How Gut Health Is Related To Chronic Pain

How Gut Health Is Related To Chronic Pain

Gut health is the latest health trend. Several studies and articles have been published on the importance of “gut health” and its vital role in our bodies’ health.  Until recently, society has not recognized the connection between the gut and brain axis and how the gut influences our mood, cognitive function, and mental health. Mood and mental health are thought to affect chronic pain and its severity.

So the question is, what role does the gut play in chronic pain? If any…


 What is a microbiome?

Our microbiome or “gut” is the community of microorganisms that can usually be found living together in any given habitat. Our microbiome consists of bacteria but also fungi, parasites, and viruses. When a person has a healthy microbiome, these “bugs” coexist peacefully. 

Each person’s microbiome is different and determined by their DNA. Starting from birth, your microbiome is influenced by the microorganisms you were exposed to. Many factors affect the health of your gut.

These factors begin from birth and include:

  • Did you come through the birth canal during childbirth
  • If you were breastfed
  • Past and current diet
  • The number of antibiotics you have been on throughout your life. 



How is the gut related to Chronic Pain? 

 Let’s look at diet and how it affects your gut microbiome. Eating foods high in sugar that are highly processed feeds the nasty bugs in your stomach and can cause an imbalance in your microbiome, leading to inflammation in the body. Excessive inflammation can trigger pain-related conditions such as migraines and fibromyalgia. Inflammation in the body can also increase the symptoms of injuries or other chronic pain-related conditions. The gut-brain connection is also related to your mood, and the “feel good” chemicals in the brain. When the gut is not optimal, it can reduce these chemicals and lead to mood imbalances. When the mood is not balanced, it may increase the severity of your pain. 

Researchers are finding that optimizing your gut microbiome can help reduce chronic pain conditions and relieve your symptoms. 


How to optimize your gut microbiome

 At ISPW, we believe in the whole-body approach, including the gut. We try to teach and show all patients how to eat and make healthier choices to improve their health and reduce pain ultimately. Choosing anti-inflammatory foods is vital when optimizing your gut health.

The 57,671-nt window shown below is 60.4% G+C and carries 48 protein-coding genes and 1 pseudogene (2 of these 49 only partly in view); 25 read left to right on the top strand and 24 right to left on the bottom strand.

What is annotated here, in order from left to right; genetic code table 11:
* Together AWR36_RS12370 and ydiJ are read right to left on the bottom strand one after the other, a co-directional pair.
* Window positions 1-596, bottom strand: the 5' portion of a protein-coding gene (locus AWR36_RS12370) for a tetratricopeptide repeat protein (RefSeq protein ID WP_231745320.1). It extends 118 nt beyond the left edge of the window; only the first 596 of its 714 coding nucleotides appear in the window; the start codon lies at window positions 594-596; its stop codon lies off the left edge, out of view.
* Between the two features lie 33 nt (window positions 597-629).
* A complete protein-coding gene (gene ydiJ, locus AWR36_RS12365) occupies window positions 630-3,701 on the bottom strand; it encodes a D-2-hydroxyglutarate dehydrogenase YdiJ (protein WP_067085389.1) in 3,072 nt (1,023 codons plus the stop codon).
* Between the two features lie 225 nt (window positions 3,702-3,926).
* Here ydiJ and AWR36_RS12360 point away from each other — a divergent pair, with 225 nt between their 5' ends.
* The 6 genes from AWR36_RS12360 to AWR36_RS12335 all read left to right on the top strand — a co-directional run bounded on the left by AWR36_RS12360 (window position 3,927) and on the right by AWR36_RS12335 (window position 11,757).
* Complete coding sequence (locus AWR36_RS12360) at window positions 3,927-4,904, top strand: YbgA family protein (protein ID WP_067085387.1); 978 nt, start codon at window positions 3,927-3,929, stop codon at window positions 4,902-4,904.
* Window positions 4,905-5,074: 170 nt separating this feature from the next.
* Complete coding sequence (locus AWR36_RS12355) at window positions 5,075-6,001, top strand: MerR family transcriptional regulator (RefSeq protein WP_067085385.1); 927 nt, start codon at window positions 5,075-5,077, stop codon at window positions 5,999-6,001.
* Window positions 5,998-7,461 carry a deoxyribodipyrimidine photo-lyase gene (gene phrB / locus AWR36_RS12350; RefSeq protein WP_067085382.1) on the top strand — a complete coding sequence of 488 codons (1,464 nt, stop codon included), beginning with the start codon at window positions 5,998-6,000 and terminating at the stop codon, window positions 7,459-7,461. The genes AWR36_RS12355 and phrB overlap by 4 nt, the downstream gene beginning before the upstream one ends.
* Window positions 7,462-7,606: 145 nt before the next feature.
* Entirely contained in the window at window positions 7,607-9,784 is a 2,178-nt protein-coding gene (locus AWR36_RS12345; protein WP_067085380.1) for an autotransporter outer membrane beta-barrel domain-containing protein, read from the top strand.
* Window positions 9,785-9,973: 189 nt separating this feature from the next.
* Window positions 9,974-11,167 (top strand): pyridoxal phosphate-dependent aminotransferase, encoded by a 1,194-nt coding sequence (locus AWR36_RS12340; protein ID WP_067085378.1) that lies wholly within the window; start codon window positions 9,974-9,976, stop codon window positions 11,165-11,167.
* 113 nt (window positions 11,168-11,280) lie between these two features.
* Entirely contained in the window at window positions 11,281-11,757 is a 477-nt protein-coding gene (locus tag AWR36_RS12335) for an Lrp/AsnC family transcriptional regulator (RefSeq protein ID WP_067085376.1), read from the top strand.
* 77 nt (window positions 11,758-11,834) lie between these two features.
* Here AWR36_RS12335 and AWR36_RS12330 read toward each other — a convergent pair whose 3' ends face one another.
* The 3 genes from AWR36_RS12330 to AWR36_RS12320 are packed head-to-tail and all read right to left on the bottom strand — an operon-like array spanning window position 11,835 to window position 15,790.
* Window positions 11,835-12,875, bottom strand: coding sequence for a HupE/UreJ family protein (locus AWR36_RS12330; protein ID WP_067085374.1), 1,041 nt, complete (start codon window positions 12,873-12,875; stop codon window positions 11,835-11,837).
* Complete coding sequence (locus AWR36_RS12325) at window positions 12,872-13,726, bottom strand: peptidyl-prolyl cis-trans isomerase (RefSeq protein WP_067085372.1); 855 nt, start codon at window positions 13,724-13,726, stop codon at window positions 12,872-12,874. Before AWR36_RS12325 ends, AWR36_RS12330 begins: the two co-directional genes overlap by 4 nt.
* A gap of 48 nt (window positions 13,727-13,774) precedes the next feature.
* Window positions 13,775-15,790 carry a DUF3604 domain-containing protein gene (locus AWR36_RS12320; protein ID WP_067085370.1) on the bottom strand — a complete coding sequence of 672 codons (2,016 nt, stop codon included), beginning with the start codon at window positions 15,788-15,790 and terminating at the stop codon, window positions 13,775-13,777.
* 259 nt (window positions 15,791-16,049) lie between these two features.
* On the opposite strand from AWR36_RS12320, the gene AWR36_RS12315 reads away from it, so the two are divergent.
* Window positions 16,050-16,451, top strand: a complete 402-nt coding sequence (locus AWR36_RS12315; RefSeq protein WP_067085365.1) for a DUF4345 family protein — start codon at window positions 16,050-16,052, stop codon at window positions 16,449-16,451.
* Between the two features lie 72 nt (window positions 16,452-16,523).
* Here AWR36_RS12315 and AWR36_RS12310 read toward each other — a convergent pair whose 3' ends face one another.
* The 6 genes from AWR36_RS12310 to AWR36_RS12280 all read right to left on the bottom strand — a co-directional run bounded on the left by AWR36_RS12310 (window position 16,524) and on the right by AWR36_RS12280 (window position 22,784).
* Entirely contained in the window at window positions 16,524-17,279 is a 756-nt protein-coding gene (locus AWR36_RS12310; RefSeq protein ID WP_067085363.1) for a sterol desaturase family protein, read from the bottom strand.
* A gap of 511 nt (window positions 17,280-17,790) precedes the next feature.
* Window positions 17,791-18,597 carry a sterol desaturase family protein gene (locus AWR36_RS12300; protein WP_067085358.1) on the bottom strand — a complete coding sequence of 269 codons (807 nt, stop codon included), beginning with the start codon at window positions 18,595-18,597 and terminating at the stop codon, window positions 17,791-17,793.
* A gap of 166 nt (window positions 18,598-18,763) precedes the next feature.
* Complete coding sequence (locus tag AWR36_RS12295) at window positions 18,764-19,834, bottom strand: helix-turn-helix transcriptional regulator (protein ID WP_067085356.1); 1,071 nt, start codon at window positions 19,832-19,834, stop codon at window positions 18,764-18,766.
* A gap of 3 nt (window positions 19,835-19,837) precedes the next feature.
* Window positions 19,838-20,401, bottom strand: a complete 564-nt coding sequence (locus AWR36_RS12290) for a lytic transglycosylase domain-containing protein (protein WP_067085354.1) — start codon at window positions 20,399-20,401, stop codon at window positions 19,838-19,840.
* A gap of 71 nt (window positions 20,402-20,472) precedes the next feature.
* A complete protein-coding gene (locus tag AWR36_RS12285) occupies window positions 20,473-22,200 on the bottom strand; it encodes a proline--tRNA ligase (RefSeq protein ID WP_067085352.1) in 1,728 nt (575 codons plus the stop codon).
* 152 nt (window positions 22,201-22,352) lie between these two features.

Reducing or eliminating these foods from your diet:

  • processed foods 
  • sugary foods
  • sugary drinks
  • alcohol
  • foods you are sensitive or allergic to


You want to focus on filling your diet with these foods:

  • whole and nutritious 
  • filled with antioxidants 
  • vegetables
  • fruits
  • whole grains 
  • legumes
  • lean protein

Incorporating probiotics into your diet is another way to help improve gut health. This can be done through food or by taking supplements. Because the FDA does not regulate probiotics, it’s important to choose supplements that have been third-party tested and can’t be destroyed by the acid in your gut. 

If you choose to get probiotics through food, here are some options that will help to optimize your gut microbiome: 

  • kefir
  • kimchi
  • miso
  • kombucha
  • sauerkraut
  • tempeh
  • pickles  

Feel free to contact our office for additional ways to improve gut health. We can offer food coaching to get you on the right track and get your gut in check. 


Healing your gut can offer several health benefits, not just lowering chronic pain symptoms but it helps to improve energy, mood and strengthens your immune system. This doesn’t happen overnight and may take a little bit of time, but once you work on optimizing your health, you will feel better than you have in years. 

 At ISPW, we are always looking at ways to help support you in your journey with Chronic Pain. Being on this road isn’t easy, and we want to give you the tools to help heal and alleviate your pain. For any questions regarding this topic, please reply to this email or reach out at 

Here’s to excellent health and less pain,

Dr. Goyle